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Publication - Research Finding

Tackling the school run: research findings

Published: 18 Jan 2017
Part of:
Children and families, Research
ISBN:
9781786527516

Summary of findings from a research study to provide the latest evidence on school transport choices.

7 page PDF

394.7kB

7 page PDF

394.7kB

Contents
Tackling the school run: research findings
Tackling the School Run - Research Findings

7 page PDF

394.7kB

Tackling the School Run - Research Findings

In February 2016, the Scottish Government commissioned research to provide the latest evidence on school transport choices and which approaches have been effective in influencing these, in order to inform the development of workable and deliverable policies that minimise the proportion of journeys to school made by car while increasing the proportion choosing active travel. The findings are of particular interest to policy makers and practitioners working in transport, education, health, environment and planning with greater cross-departmental working integral to tackling the school run and promoting travel behaviour change.

Main Findings

The research identified there is no single answer to achieving high levels of sustainable transport in schools, but a combination of different elements is of importance. These can be summarised as follows:

  • Provision of infrastructure to facilitate sustainable and active travel choices;
  • Strong and solid delivery of training to allow safe use of the infrastructure;
  • Regular and ongoing reinforcement of initiatives to encourage behaviour change and increase the number of school journeys being made by active and sustainable modes, complemented by periodic events and/or competitions to maintain interest along with incentivisation/reward; and
  • Achieving buy-in from the whole school community (including staff, pupils and parents) as well as external parties (including local authorities and delivery partners) and integrating active and sustainable travel fully into the school ethos and culture.

Key challenges were also identified in promoting active travel and particularly in relation to:

  • Addressing real and perceived safety concerns through the provision of infrastructure linking with the school gate. This was often found to be compounded by parking pressures and associated congestion at the school gate during drop-off/pick-up times;
  • Resource constraints, both at the school level and in terms of dedicated personnel at local authorities, to lead, repeat and enforce the school run message at the local level;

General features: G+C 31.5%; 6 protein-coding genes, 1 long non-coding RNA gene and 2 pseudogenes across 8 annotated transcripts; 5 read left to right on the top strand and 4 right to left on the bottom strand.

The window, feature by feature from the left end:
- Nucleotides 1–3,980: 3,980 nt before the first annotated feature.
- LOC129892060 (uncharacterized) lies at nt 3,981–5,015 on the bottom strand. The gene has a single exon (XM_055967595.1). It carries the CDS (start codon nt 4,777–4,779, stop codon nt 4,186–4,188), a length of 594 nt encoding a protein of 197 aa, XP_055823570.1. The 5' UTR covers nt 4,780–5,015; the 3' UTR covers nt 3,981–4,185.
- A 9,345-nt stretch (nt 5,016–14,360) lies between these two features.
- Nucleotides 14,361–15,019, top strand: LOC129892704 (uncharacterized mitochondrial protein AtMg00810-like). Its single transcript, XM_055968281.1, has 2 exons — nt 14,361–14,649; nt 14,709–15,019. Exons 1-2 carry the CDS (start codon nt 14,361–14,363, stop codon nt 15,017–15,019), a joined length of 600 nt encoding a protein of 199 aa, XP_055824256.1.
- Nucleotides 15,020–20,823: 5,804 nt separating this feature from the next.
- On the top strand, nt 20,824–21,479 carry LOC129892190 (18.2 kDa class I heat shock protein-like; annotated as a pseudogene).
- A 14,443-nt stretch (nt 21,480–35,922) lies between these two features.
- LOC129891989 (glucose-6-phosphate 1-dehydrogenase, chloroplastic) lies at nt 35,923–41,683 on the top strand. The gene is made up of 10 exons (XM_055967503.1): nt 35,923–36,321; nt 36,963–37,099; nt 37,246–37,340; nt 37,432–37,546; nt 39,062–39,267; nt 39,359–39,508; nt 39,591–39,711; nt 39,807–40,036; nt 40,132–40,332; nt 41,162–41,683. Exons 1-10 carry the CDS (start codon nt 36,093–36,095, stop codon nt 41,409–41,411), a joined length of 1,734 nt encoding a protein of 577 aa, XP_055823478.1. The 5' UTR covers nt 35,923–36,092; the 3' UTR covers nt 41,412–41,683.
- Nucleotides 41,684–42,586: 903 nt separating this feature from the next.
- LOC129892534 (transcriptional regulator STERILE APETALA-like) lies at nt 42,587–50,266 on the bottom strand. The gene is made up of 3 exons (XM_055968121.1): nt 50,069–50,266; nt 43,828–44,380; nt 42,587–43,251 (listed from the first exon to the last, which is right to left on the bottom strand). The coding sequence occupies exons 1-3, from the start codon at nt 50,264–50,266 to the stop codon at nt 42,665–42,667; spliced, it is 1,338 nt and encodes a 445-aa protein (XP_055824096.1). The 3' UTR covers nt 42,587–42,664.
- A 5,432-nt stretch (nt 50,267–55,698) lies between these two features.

• Sustaining active travel into secondary years due to a variety of reasons ranging from school catchments increasing in size, to school workloads/kit requirements and wider choices/increasing independence;
  • Budgetary pressure and competing priorities at central and local Government, as well as within the financial year, school year and funding programme years which vary and can create challenges in terms of maximising the use and benefit drawn from available resources within a particular time period; and
  • Tackling wider societal norms around car use, walking and cycling in particular.

Research Summary

Aims

The research was designed to provide:

  • A summary (from current data and literature on current patterns and recent trends) about school transport choices in Scotland as well as elsewhere; and
  • An appraisal of existing approaches to influencing school transport choices (in Scotland and internationally), including consideration of approaches that have been shown to be effective in different school settings, why they worked, how transferable these approaches are likely to be across school types and locations, and the extent of the impact in mode choice including the uptake of active travel.

The aims of the research were met by addressing each of the following objectives:

  • Investigate school transport choices and what influences these at a local authority, individual school and household level;
  • Map relevant activity that is already being undertaken to influence school transport choices (in Scotland and internationally), assess which approaches have been most effective and explore how these can be replicated;
  • Explore examples from different school types in Scotland to gain a more detailed understanding of what is/is not working and why, in these different settings; and
  • Advise where policy efforts would best be concentrated and the respective roles for education, transport and health portfolios in reducing travel to school by car and increasing the role of active travel.

Research Approach

The study comprised three main phases, as follows:

  • A familiarisation phase consisting of a Literature Review, secondary data analysis, and stakeholder discussions, which informed the case study selection process and helped guide the design of data collection materials;
  • A qualitative fieldwork phase involving a mix of 11 primary and secondary schools and consisting of: